Gantz, in first public political statement, vows to fix Nation-State Law

Former Mossad chief Tamir Pardo endorsed the former chief of staff at a meeting with Druze leaders, saying that he could make a good leader for the country.

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January 14, 2019 11:52
3 minute read.

Gantz vows to fix Nation-State law in January 14, 2019

Gantz vows to fix Nation-State law in January 14, 2019

 
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Former IDF chief of staff Benny Gantz faced an onslaught from the Right on Monday, after issuing his first political statement in which he pledged to get the controversial Jewish Nation-State Law changed.

“I will do everything in my power to fix the Nation-State Law,” he said..

The Nation-State Law was passed by Prime Minister Benjamin Netanyahu’s governing coalition in July. It will be challenged in the Supreme Court in two weeks.

Gantz also spoke about the bond between the Jews and the Druze. He declined to answer questions from the press.

Druze leaders are leading a campaign against the law that brought them to Gantz’s home in Rosh Ha’ayin on Monday, and they intend to visit more party leaders this week.

Gantz’s first comments since he formed his Israel Resilience Party on December 27 – when he promised a group of Druze leaders that he would fight the Nation-State Law – unleashed a fury of responses from parties on both ends of the political spectrum.

Hatnua leader Tzipi Livni praised Gantz for his criticism of the law, and demanded that Prime Minister Benjamin Netanyahu take a stand on the Declaration of Independence.

“Remember that day when the Likud turns the Declaration of Independence into something of the Left,” Livni said. “Netanyahu must declare whether he is in favor or against the Declaration of Independence law.”

The Likud Party immediately fired back with a statement attacking both Gantz and Livni, stating, “When Gantz attacks the Nation-State Law and Tzipi Livni commends him for it, everyone knows what was obvious: Gantz is Left, just like Lapid.”

Likud MK Amir Ohana – who chaired the committee that legislated the law – said Gantz had harmed Israel’s resilience by opposing it.

“It is unfortunate that when Gantz finally decided to break his silence, he attacked a Basic Law that grants the State of Israel its identity card and protects its values,” Ohana said.

Gantz’s party shot back, saying the bill “shot our brothers in the back” and “we will heal them.”


The New Right Party likewise said the fact that Gantz’s first statement was against the Nation-State Law “proved he is a leftist.”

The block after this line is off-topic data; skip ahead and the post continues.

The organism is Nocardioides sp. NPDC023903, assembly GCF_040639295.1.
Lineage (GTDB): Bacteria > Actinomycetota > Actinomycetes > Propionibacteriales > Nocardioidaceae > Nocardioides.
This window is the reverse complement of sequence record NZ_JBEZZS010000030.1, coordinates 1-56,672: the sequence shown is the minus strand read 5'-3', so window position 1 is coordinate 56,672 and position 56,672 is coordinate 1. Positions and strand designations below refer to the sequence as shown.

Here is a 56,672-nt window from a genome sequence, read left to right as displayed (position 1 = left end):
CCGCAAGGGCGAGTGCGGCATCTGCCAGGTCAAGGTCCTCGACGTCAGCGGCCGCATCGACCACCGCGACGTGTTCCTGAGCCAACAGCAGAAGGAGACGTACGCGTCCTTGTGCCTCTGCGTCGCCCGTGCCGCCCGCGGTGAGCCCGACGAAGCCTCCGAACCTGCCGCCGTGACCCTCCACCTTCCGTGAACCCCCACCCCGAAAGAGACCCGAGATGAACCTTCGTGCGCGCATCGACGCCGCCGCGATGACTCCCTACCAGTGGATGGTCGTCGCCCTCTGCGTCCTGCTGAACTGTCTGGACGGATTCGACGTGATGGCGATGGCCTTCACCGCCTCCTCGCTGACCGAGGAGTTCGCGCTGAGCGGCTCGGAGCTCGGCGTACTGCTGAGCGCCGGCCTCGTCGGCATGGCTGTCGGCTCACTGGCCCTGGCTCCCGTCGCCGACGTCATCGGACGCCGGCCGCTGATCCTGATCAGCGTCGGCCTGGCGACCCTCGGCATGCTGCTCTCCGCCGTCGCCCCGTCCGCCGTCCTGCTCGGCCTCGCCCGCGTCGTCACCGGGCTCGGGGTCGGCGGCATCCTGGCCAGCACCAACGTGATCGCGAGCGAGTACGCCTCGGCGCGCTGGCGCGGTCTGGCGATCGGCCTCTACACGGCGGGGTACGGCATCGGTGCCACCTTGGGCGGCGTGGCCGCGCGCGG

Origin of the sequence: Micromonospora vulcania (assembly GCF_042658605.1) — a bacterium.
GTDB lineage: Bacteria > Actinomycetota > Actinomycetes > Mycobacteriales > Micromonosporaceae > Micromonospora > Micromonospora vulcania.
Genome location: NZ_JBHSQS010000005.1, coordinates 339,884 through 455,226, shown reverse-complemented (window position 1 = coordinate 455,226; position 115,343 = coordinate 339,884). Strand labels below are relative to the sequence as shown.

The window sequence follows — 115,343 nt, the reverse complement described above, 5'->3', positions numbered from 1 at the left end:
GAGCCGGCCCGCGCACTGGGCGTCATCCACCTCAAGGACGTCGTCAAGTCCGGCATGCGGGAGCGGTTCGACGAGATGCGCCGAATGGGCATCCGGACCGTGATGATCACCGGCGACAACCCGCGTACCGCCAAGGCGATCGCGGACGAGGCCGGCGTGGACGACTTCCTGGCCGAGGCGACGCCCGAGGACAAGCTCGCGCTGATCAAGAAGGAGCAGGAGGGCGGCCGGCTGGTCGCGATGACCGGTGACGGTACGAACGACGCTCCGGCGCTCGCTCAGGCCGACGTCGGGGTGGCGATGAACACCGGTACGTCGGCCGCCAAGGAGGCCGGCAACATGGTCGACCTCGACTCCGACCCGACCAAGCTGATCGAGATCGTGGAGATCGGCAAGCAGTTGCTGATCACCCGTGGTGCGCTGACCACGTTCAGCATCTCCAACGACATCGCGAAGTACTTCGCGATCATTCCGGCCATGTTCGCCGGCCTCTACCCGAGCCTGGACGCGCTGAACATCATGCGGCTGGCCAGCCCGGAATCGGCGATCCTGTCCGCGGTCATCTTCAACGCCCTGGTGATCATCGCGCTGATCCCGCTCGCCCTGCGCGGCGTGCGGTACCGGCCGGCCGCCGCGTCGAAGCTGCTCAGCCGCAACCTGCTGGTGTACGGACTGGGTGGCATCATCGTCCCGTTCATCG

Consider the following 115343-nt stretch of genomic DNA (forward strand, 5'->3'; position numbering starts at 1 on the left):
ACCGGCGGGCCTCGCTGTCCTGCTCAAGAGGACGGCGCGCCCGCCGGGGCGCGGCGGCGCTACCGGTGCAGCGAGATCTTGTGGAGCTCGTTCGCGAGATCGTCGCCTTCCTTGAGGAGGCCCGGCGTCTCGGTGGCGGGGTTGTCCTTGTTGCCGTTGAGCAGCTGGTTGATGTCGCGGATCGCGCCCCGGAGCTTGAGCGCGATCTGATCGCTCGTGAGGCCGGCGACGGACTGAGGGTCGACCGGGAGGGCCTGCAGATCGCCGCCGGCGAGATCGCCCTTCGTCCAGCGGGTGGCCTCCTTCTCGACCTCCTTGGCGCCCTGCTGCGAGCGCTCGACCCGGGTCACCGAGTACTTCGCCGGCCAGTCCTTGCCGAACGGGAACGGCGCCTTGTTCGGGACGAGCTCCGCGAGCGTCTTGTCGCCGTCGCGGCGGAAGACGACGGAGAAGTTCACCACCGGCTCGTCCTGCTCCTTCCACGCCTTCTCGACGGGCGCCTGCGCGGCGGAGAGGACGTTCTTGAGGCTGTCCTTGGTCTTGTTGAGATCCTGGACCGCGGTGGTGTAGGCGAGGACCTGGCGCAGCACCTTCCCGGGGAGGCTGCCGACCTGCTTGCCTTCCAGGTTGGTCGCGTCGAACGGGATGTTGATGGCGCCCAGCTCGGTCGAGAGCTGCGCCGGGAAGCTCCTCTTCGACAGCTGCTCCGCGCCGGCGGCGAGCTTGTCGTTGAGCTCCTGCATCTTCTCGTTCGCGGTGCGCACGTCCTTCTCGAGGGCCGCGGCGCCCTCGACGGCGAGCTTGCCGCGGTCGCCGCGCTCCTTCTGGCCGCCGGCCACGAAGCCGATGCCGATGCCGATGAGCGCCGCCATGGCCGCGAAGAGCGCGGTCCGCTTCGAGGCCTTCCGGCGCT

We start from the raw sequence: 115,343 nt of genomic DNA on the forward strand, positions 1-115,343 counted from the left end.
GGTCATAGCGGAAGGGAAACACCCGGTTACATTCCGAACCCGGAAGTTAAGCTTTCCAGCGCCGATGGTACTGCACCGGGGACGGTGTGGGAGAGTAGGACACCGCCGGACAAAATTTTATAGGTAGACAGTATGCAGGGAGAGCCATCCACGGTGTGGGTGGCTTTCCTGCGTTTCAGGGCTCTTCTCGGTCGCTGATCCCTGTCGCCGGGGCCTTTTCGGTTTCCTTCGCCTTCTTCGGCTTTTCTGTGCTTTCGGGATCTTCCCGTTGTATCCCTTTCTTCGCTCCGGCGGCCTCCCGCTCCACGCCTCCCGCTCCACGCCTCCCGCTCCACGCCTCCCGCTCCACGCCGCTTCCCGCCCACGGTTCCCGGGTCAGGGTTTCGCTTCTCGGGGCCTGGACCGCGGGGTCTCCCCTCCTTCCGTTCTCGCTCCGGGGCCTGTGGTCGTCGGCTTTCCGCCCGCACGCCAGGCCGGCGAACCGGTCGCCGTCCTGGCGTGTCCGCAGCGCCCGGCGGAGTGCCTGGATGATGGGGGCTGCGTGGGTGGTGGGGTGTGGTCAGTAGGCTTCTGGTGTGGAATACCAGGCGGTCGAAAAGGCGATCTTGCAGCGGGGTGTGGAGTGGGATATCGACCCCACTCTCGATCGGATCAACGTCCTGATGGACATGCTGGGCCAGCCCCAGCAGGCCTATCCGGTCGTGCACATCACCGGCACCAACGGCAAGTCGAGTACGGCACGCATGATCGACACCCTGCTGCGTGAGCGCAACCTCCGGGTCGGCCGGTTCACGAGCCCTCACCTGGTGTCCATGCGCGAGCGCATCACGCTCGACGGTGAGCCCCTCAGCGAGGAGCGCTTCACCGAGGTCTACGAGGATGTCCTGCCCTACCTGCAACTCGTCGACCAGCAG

Education Minister Naftali Bennett and Justice Minister Ayelet Shaked said in a statement that the Nation-State Law “is a historic achievement that reestablishes the state’s national, Jewish and Zionist character in the face of ongoing erosion caused by the High Court of Justice. The Gantz plan to change the Nation-State Law clarifies his position.”

Meretz leader Tamar Zandberg said the Nation-State Law must be canceled, not fixed – and that Gantz had given the Right a victory by suggesting otherwise.

Others used Gantz’s first words as an opportunity to promote their own platforms.

Labor Party leader Avi Gabbay turned the focus on the makeup of a future coalition.

“Gantz, you are right – equality must be added to the Nation-State Law,” Gabbay said, “but it can’t be done from within a Netanyahu government. I know, I was there. Do not despair, you can make a change. Commit not to sit in Netanyahu’s government.”

Yair Lapid, chairman of Yesh Atid, took the chance to promote his party’s version of the controversial law.

“Benny Gantz expresses a worthy moral position on amending the national law,” Lapid wrote on Facebook. “It is important that there be a law that conforms to the values of the State of Israel as a Jewish and democratic state. Therefore, one of the first things that will be done when we gain power will be the amendment of the current Nation-State Law to the Nation-State Law of Benny Begin and Yesh Atid.”

The most acute criticism came from Public Security Minister Gilad Erdan, who called Gantz’s statements “shameful” and “disingenuous” in light of Gantz’s alleged abandonment of a Druze soldier during the Second Intifada.

In October 2000, Madhat Yusuf was killed in the West Bank city of Nablus, and his family claimed that Gantz, then commander of the Judea and Samaria Division, did not rescue the injured soldier and did not take responsibility for the incident.

“When Palestinian terrorists shot Border Guard Madhat Yusuf, Benny Gantz was one of the commanders who turned his back on him,” Erdan wrote in a Twitter post. “He did not do ‘everything in his power’ to save Yusuf’s life.”

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